The “idealists” are the most war-mongering bunch around.  Their idealism has no respect for the diversity of political arrangements in the world, nor the benefits of tolerating injustice compared to initiating the horrors of war. Idealists are behind such varied campaigns as Kosovo, Iraq, and Vietnam, as well as the current call to intervene in Sudan.  Without a sustained focus on America’s abiding interest in peace and the avoidance of trouble, the idealism of a Clinton or a Bush or a McCain will always get us into wars.   The “no war for oil” folks have it all wrong.  That at least would make some crude sense.  The neoconservative ideaslists are seeking not power or lucre, but the satisfaction of standing up for a noble cause.  For them, every threat is Hitler, every decision Munich, every threat of world historical importance.  This same idealism does not give a leader the analytical tools to realize our predicaments and extricate ourselves. 

Idealists always paint vivid images of the future, a world characterized by law and right. Our present difficulties are always treated casually, necessary and bearable suffering that will be vindicated by the verdict of history.  Such “this worldly” optimism is reminiscent of the Hegelian-Marxist view of history, where any given state of society is only a step on the way to the Communist paradise. 

But sometimes it’s not December 1944. Sometimes the stakes are not existential.  And in these cases, hard-headedness is needed to go with softer-heartedness, in McCain’s case the admirable concern for others and a high sense of duty and persistence.  There is a time to throw in the towel, and that time has arrived in Iraq.

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I’m sure glad that I didn’t recently write anything in praise of the surge, or the calm in Iraq, or the great progress we’ve made. I was even tempted at times to temper my earlier, very negative opinions of a year ago. My original suspicions are confirmed: violence is always just around the corner.  Iraq is still an unstable country of selfish tribes. There is no unifying principle, leader, or interest among its many peoples.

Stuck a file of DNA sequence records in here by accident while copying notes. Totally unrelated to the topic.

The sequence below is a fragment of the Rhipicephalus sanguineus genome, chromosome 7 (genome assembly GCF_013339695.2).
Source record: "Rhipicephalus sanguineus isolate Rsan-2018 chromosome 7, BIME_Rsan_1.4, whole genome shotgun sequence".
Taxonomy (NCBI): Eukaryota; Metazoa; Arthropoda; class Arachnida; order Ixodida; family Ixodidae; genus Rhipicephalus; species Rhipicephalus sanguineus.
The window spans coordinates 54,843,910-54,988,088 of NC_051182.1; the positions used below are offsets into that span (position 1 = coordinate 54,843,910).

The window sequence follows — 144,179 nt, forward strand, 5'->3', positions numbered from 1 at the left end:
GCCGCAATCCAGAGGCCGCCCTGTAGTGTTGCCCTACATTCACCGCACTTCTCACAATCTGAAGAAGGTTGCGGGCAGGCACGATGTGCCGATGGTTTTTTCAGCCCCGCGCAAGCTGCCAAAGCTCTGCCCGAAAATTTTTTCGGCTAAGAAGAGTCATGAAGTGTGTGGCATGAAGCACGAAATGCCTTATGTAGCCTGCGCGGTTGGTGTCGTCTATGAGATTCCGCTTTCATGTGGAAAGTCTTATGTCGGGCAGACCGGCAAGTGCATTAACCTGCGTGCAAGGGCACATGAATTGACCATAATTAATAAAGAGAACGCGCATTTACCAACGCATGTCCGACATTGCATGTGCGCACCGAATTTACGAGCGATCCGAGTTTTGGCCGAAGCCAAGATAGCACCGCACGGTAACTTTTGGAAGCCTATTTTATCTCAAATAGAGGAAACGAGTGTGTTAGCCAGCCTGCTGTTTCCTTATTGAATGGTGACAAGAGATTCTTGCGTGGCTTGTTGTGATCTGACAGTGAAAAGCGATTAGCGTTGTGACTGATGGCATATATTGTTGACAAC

It’s not surprising that as soon as the Sunnis and Shias stop killing one another–in part because they’ve ethnically cleansed one another from mixed areas–that the various Shia factions start fighting over power and oil revenues. There is no hope for a stable Iraq without a strong leader or a winning tribe in charge of the others. There seems little prospect of either. If Basra’s Shias under Sadr come under control, some other faction will pop up. It’s a hopeless mess, and the patina of democracy and legality masks the enduring reality: the “insurgents” are Iraqi cops, Iraqi soldiers, Iraqi government officials, and others with ties to the pro forma institutions of government. There is no Iraq. Only tribes that ignore, employ, or attack Americans as it is to their perceived advantage. This goes for the Sunni Awakening folks, the Shias in the government, and the Kurds in the North.

McCain suggests national honor is at stake in whether America leaves Iraq. This charge is a reason for pause. But it’s not persuasive. It’s just a habitual response. I imagine that someone like McCain could never tell us when a war is worth quitting:  his soft-hearted and romantic notions of “doing right by the fallen” will be a disaster in a civilian commander in chief. Our honor is intact. It was there the day we handed over sovereignty, toppled the Saddam statue, captured Saddam, graduated the first class of Iraqi soldiers, painted the first school, etc. We tried. The folks who have worked with us have been paid handsomely. We tried too much, in fact, and gave the Iraqis too much credit. These people do not deserve American efforts, American lives, American blood, or American prestige, truly valuable and irreplaceable resources wasted every day in Iraq on some of the worst savages on Earth.

The war is a waste of time and resources. Now we know–as we should have known five years ago–Iraq has no nuclear weapons or nuclear prospects. Now we know–as we should have known three years ago–that no Iraqi democratic model is emerging to inspire its neighbors. Now we know–as we could easily see only one year ago–that the Surge has done very little to alter the permanent, political realities of Iraq; the country is still a chaotic, tribal dump, little better than Somalia. Now we know–as we could see in the 2004 Fallujah battle–that our very presence there increases the appeal and reach and recruiting efforts of al Qaeda, equally as much or more than it does anything to fight them on a strategic level.

The only reason the US should have gone to Iraq was to stop Saddam from getting nuclear weapons, scare would-be threats to the United States, and keep Iran and Iraq’s other neighbors from seeking the power that comes with Iraqi oil. We can do this more effectively today from aircraft carriers and troop ships in the Persian Gulf. It’s time to go, and this silly flare up of intra-Shia tensions is as good of a reason as any to tell the Iraqis that we’ve had enough of their moronic squabbling.